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February 15, 2012
Carnegie Endowment for International Peace

The al-Geel Party was established on February 9, 2002.  Nagi al-Shihaby is the party leader and was formerly a member of the Shura Council. He has called for the adoption of a party list electoral system.  Al-Shihaby has personally expressed his support for Iran’s pursuit of nuclear weapons and he maintains that the United States poses the greatest threat to Arab and Islamic countries. Another prominent party member, Ali al-Badry, is a journalist and vocal advocate of labor unions and their right to organize.
In September 2004, al-Geel joined an alliance of eight legal political parties that aimed to promote political reform through dialogue between the opposition and the regime.  Al-Geel declined to join the “shadow government” proposed by other minor opposition parties and has publicly dismissed the coalition as absurd and ineffective. 
During the 2010 People’s Assembly elections, the party won one seat. The party played no significant role in the January 2011 revolution. After former President Mubarak’s resignation in February, al-Shihaby called for free and fair parliamentary and presidential elections and constitutional amendments, as well as engagement of youth for more comprehensive development of government.
Al-Geel welcomed Mohammed ElBaradei’s 2010 entry into the Egyptian opposition scene.  The party’s president has stated that ElBaradei’s participation in the upcoming presidential election will bring credibility to the race and increase the likelihood that the voting process will be conducted in a fair and transparent manner.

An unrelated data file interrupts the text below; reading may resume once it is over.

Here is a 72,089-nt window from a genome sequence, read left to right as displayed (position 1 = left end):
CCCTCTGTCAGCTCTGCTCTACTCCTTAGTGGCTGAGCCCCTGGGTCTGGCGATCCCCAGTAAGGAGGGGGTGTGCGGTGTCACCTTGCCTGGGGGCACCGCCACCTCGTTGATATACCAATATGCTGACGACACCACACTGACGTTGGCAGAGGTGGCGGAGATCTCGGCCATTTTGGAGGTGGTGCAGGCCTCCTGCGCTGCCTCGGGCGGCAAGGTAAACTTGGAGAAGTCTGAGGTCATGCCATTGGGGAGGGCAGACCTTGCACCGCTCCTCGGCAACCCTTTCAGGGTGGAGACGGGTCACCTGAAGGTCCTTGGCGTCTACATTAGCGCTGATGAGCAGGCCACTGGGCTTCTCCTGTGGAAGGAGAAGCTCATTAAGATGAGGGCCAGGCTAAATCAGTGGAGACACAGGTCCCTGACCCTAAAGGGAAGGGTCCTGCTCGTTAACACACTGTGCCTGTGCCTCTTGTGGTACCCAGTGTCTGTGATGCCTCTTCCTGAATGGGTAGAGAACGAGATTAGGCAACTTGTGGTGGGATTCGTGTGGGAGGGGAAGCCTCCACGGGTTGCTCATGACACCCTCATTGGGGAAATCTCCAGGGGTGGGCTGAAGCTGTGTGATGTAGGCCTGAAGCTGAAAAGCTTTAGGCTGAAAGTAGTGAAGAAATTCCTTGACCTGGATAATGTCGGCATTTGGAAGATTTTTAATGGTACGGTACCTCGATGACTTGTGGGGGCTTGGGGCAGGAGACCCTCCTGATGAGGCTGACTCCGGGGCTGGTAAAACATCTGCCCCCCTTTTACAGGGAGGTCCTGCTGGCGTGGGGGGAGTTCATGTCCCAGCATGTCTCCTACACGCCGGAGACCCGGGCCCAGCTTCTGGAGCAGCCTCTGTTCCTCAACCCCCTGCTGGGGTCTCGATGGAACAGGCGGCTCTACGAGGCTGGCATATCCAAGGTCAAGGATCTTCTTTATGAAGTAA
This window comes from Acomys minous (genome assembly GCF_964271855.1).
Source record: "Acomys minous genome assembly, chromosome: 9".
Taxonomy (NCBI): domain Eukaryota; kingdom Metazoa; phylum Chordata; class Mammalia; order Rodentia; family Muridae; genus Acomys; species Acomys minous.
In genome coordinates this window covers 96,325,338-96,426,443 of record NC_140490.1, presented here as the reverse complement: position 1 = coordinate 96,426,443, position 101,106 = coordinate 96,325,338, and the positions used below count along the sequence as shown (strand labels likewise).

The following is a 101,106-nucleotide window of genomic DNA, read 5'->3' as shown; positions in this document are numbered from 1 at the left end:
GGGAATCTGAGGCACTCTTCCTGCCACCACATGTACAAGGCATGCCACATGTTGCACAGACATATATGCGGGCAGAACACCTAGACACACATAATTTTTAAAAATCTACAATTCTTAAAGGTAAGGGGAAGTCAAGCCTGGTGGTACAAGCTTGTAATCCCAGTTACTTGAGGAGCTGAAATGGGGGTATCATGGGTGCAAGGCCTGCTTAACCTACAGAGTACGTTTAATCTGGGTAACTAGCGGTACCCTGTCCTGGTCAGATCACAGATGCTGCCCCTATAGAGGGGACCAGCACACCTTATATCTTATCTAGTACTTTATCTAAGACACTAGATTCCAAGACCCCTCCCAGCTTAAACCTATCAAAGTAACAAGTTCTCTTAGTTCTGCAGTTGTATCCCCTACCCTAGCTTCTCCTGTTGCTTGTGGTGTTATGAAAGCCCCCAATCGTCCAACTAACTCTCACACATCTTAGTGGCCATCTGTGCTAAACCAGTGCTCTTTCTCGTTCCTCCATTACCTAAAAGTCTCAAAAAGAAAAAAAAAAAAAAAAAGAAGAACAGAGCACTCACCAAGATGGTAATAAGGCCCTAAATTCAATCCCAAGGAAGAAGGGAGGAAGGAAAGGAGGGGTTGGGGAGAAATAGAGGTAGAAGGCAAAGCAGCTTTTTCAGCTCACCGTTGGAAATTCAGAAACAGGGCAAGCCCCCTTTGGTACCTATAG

Party Platform:
Political Issues:
- Supporting the legal equality of all citizens, regardless of religious affiliation
- Promoting democratic reforms within a multi-party system
Socio-economic Issues:
- Strengthening agricultural output by investing in new infrastructure and technology
- Providing state-subsidized housing to those in need
- Considering youth as a top priority; adopting a long-term strategy for youth resurgence by adopting the newly created National Youth Council
- Improving the situation of teachers via training programs and increasing salaries
- Improving educational curriculum
Foreign Policy Issues:
- Affirming Egypt’s role as a leader of the Arab states and the Islamic community
- Improving the integration of Nile basin countries
- Resisting U.S. intervention in Egyptian and regional affairs 
Parliamentary Representation:
Shura Council Elections
2010: 1 seat
Major Party Figures:
Nagi al-Shihabi: President
From Guide to Egypt’s Transition, Carnegie Endowment for International Peace: http://egyptelections.carnegieendowment.org/2010/09/15/democratic-generation-al-geel-party

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